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Communications July 24, 2019
Johnny Appleseed Day
If Americans were to rank their favorite holidays, Johnny Appleseed Day probably wouldn’t score much higher than International Talk Like A Pirate Day or National Butterscotch Pudding Day.
That’s a shame. Although the holiday doesn’t come with the typical perks – days off from work, themed merchandise, or festivals – it can be a fun opportunity for plant lovers to celebrate the man who helped make the modern American apple possible.
In honor of this famous apple lover, Mercer Botanic Gardens invites the public to celebrate Johnny Appleseed Day with apple-themed books, crafts, and games on Thursday, Sept. 26, from 4 p.m. to 6 p.m.
Learn more about why this famous apple planter is worth celebrating, below.
Legend has it that this larger-than-life frontiersman trekked barefoot across the country planting apple trees. Even today, he remains a popular American folk hero immortalized in poems, children’s stories, and the 1948 Disney classic, The Legend of Johnny Appleseed.
Unfortunately, these stories often leave out one of Appleseed’s most lasting accomplishments. Horticulturists now believe his use of apple seeds contributed to the variety of apples available in grocery stores today.
Before adopting his famous moniker, Appleseed was known as John Chapman, a professional orchardist who established apple nurseries from seeds from Pennsylvania to Illinois in the early 1800s.
Unlike the character portrayed in the Disney film, Appleseed was an innovative businessman, although his willingness to forgive debts prevented him from accruing any wealth. After establishing his nurseries, he erected fences around the seedlings to protect them from wildlife and left the trees to mature on their own or under the care of neighbors, wrote William D’Arcy Haley in an 1871 Harper’s New Monthly Magazine article. Haley noted that Appleseed chose the locations of his nurseries carefully, almost always selecting fertile areas destined to become pioneer settlements.
Years later, he would return to sell the young saplings to settlers. It was a brilliant business plan, but historical accounts show Appleseed was as willing to trade his trees for rags as he was to sell them for cash. By the end of his life, Appleseed had planted orchards over more than 100,000 square miles and sealed his fate as an American legend.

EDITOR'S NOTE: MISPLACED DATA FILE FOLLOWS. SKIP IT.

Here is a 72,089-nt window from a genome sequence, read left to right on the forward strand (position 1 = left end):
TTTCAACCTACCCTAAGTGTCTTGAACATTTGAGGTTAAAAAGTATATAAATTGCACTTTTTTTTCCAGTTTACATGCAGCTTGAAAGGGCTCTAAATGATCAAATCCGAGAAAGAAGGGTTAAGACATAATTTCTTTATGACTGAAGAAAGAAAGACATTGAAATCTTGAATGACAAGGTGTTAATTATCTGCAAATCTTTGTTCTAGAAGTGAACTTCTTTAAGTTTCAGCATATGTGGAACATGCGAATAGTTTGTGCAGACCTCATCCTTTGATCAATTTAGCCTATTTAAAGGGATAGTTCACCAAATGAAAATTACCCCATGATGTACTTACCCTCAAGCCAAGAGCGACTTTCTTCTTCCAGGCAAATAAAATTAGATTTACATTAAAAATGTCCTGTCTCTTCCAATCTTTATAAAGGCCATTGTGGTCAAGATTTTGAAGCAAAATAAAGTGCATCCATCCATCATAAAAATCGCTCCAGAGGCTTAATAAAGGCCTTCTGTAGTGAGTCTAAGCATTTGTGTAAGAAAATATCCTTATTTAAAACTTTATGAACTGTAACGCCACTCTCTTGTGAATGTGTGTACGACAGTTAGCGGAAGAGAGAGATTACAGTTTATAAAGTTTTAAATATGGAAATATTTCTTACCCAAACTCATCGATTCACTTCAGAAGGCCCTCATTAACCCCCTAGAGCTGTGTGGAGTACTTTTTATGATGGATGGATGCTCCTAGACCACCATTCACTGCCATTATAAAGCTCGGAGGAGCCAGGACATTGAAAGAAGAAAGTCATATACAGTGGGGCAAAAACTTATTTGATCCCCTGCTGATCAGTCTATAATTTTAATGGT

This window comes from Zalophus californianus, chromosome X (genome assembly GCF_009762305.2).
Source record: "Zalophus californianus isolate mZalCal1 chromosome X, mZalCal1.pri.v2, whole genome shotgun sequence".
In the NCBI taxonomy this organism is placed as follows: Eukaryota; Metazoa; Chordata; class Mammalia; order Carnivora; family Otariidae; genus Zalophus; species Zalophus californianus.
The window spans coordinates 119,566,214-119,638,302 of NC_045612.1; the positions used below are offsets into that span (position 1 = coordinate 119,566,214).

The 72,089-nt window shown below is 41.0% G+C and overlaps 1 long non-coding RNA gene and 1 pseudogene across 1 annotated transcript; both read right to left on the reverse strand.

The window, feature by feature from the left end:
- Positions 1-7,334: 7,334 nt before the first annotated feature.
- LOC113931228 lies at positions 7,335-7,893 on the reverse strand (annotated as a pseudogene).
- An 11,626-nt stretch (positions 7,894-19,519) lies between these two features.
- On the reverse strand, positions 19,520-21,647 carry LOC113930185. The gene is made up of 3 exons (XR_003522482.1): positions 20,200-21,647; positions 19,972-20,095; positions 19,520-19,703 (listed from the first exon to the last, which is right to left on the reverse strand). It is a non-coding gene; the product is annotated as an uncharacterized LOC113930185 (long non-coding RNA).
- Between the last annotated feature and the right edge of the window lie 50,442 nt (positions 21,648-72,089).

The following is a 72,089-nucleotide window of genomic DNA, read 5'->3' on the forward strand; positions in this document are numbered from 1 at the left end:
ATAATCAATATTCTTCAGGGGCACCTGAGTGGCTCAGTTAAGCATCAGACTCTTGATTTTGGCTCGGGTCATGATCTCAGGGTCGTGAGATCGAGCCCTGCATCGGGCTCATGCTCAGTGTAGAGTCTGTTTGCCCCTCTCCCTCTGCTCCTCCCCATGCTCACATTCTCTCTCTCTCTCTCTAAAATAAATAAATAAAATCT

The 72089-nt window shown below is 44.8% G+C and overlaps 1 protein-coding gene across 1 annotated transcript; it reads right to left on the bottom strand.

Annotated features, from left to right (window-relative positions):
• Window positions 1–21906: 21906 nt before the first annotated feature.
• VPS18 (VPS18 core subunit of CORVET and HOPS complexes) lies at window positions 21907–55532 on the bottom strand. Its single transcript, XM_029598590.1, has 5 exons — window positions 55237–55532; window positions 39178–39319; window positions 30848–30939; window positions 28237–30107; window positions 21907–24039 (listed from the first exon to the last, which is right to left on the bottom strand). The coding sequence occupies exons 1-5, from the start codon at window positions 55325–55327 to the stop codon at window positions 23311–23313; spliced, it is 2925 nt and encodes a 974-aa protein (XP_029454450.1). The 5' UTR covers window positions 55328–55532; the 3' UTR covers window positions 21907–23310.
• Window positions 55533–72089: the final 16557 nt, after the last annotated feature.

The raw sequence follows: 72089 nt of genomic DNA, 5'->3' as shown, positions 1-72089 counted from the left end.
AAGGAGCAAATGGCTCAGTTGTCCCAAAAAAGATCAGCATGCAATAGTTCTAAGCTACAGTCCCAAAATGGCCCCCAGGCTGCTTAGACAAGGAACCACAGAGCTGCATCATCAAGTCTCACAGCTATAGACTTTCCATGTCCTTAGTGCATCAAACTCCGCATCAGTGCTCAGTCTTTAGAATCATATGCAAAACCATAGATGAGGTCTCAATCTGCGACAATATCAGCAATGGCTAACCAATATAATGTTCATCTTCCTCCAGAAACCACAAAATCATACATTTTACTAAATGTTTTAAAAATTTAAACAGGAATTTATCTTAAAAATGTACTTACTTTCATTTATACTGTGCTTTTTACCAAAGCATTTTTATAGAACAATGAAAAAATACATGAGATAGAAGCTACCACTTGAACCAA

Appleseed also chose to peddle apples greatly in demand by settlers. Apples could be eaten fresh, made into pies, dried, or pressed into apple butter and juice. But more importantly, apples could be used to make cider, a drink often more popular than water. Because of poor sanitation, the beverage was safer to drink than water, which could contain dangerous bacteria.
Cider apple seeds were also easy to collect in bulk, although the apples they produced were often bitter and sour. Because of the high demand for cider, Pennsylvania was full of cider presses. Not one to be wasteful, Appleseed regularly traveled to Pennsylvania to collect discarded apple seeds. As a result, the apple trees that he planted didn’t produce palatable apples, although they were ideal for making cider and applejack.
Promoting Apple Diversity
Like many fruits and vegetables, apples have changed greatly over the centuries. Because apple trees depend on pollination to reproduce, their seeds are not true to the parent plant. Each apple seed will produce a unique sapling with characteristics of the male and female apple tree. Because of these differences, the apples of today have evolved to be much different than the bitter apples settlers brought from Europe in the 17th century.
In The Botany of Desire, journalist Michael Pollan wrote that Appleseed’s reliance on seeds helped create the hardy American apple and other varieties, like the Delicious and Golden Delicious apples. By planting seeds, Appleseed created hundreds of thousands of unique apple trees that led to apple varieties still produced today.
“It was the seeds, and the cider, that [gave] the apple the opportunity to discover by trial and error the precise combination of traits required to prosper in the New World,” Pollan wrote.
Today, more than 10,000 varieties of apples are grown around the world, and new varieties are still being discovered.
So next time you bite into a delicious apple, thank Johnny Appleseed, and then plant an apple seed. You never know what type of apple you’ll get! Although the fruit may be inedible to humans, animals won’t care how sour your fruit tastes. Who knows, you may even get lucky and produce a tasty new apple variety.